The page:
The story: This interlude to “The War of Jokes & Riddles” is the second part of “The Ballad of Kite Man” by Tom King. Tweedle Dum and Tweedle Dee are approached by Kite Man at the beginning of this tale to do a recon mission into Riddler territory under orders from the Joker. Things don’t go as planned, with Batman intercepting the trio. As a member of Team Riddler, the hero takes them down, pinning Kite Man to a wall with a warning underneath: WHO’S AFRAID OF THE BIG BLACK BAT?? A few hours later, Kite Man sits before the Joker in the center of circus ring. He tells the Joker it was Batman, who was wearing a green armband to signify he’s fighting for the opposing team of criminals. When he tells the madman that Dee and Dum were taken and he doesn’t know where. The Joker raises a chair and begins to beat the man unconscious in rage. The unconscious villain hears his child’s voice in his head for the second time this issue, the first occurring while he was pinned to the wall. Both sequences ends with him waking up as his child asks him if he’s a joke. The remainder of the issue follows the same pattern: a new villain teams with Kite Man, he’s beaten and the other taken, with him replaying a conversation with his child. After the third time of this mental replay, I skimmed those pages. Instead, I completely read the pages that featured the more famous villains paired with the third-string villain. Unfortunately, those scenes didn’t last long enough. The final page finally had some payoff for the repetitious story, but it wasn’t enough. If anything, I expect Kite Man to commit suicide by the end of this War-That’s-Never-Shown. Yes, this story greatly expands Kite Man’s character, but he remains a third-string character that’s stealing focus from other, better villains. Nice, but so what? Overall grade: C-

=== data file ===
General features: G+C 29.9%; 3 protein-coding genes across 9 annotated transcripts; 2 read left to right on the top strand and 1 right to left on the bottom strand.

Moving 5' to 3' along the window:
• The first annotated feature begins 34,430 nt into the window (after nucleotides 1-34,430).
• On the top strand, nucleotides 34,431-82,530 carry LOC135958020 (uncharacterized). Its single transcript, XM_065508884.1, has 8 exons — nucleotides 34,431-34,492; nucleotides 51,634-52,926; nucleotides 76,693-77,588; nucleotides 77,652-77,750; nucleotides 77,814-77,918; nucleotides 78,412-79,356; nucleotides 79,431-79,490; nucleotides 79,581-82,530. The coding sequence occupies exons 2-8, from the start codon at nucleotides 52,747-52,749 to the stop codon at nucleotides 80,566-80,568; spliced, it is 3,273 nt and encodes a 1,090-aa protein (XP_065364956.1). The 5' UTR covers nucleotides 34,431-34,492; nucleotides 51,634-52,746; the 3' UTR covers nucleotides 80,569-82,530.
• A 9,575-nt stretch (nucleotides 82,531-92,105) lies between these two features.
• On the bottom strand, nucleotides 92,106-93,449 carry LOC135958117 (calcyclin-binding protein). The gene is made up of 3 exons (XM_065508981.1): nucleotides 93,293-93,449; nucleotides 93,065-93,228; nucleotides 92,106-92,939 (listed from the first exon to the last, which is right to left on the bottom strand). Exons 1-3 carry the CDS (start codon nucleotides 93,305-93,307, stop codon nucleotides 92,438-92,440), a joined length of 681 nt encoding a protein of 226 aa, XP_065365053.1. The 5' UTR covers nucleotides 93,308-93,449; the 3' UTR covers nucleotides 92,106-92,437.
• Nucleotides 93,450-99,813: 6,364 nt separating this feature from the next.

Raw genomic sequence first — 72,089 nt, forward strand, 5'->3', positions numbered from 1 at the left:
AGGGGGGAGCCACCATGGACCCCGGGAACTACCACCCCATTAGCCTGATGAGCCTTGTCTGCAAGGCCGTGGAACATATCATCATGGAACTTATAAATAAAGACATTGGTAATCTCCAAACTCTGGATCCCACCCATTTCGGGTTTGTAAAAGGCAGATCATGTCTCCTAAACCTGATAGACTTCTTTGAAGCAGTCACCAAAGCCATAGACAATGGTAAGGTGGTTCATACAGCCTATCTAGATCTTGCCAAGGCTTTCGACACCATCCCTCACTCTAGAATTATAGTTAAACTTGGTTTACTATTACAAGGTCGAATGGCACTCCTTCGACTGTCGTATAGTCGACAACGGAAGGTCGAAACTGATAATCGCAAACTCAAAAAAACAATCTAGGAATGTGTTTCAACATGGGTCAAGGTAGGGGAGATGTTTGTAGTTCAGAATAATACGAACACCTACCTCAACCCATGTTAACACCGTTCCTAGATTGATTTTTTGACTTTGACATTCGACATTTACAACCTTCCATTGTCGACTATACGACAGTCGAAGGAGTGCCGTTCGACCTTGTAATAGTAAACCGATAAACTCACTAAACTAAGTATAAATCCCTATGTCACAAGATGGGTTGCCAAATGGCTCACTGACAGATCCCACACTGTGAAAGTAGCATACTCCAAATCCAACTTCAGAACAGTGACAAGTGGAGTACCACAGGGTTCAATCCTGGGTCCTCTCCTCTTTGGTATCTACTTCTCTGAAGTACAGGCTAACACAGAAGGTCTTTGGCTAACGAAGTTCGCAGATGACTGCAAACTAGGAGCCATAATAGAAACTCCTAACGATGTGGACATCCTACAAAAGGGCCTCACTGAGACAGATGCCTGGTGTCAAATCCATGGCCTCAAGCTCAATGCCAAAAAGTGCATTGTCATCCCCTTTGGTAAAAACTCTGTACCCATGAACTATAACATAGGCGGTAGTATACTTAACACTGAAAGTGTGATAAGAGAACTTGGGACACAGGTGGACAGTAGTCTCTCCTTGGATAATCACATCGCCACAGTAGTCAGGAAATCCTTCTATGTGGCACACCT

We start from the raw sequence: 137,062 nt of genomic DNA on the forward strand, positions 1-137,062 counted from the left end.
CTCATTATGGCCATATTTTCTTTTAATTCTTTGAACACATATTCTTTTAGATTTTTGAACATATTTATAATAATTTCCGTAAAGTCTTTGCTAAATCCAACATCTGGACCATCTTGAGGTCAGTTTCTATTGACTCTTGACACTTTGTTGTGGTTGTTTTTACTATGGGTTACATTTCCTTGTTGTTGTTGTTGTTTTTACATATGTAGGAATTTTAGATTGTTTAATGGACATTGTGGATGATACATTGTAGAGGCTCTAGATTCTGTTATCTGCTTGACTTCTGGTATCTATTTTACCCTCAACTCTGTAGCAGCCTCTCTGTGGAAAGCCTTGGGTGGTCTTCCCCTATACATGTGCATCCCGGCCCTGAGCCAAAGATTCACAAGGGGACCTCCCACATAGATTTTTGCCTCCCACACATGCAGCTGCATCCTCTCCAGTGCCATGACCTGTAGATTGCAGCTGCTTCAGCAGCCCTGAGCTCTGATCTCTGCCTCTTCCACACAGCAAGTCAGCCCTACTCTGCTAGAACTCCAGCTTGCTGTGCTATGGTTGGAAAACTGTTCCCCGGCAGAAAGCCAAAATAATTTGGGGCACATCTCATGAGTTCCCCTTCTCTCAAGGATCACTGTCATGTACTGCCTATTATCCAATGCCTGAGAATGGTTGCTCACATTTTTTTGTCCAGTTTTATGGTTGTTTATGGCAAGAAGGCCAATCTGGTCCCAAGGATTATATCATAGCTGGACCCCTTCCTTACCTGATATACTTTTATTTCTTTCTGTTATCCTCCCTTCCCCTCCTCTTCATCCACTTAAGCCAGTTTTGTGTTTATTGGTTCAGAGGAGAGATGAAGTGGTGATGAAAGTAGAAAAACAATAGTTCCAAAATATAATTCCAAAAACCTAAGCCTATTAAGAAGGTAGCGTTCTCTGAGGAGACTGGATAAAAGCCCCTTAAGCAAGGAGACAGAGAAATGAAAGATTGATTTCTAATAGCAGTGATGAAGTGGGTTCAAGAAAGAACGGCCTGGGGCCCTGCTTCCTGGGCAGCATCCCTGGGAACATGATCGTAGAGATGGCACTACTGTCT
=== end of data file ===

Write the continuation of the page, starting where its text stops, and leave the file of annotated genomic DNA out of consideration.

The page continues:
The art: The visuals by Clay Mann on pencils and Seth Mann on inks are good, reminding me of Jerry Bingham’s Bat-work. The first page introduces Kite Man with the Lewis Carroll characters who look fantastic. The background is also well done, with the premises being overseen by characters that are similar to those from a Tim Burton film. The second page is a super splash page, showing Batman using an upper cut to knock Kite Man back. His arm band is instantly noticeable, much more so than the figure in the background whose posterior I did not need to see more of. The final panel on 3 is excellent with the tagging on the wall excellent. The violence inflicted by the Joker is shown in a series of close-ups of characters’ hands, making it seem horrific. This is a fantastic case of what is not shown in a panel allowing the reader to create something more terrible in his or her mind. Kite Man’s exit from the tent is slow, given his pain, and was an interesting thing to see, as this scene is usually missing from most super hero comics. The hysterics of a villain on 5 are fantastic, creating a desire for me to see more of this character in other books. The villain that appears on 11 is an absolute fright, looking like a deformed mess. Page 12 consists of five horizontal panels that mirror the action on 5, albeit from a different point of view, but instilling the same effect in the reader. An iconic character gets a great full-paged splash on 15, with the background behind this individual outstanding. That said, had the image been pulled in closer to the character, the weight of his words would have been stronger, because his face would be more clearly seen. 16 and 17 is a double-paged spread that’s full of details and is incredibly creepy. Loved the character in the lower right. Page 19 shows a character’s breakdown, with 20 containing several panels where the visuals are the perfect compliment to the dialogue. I especially like the slight smile shown in panel five. Overall grade: A-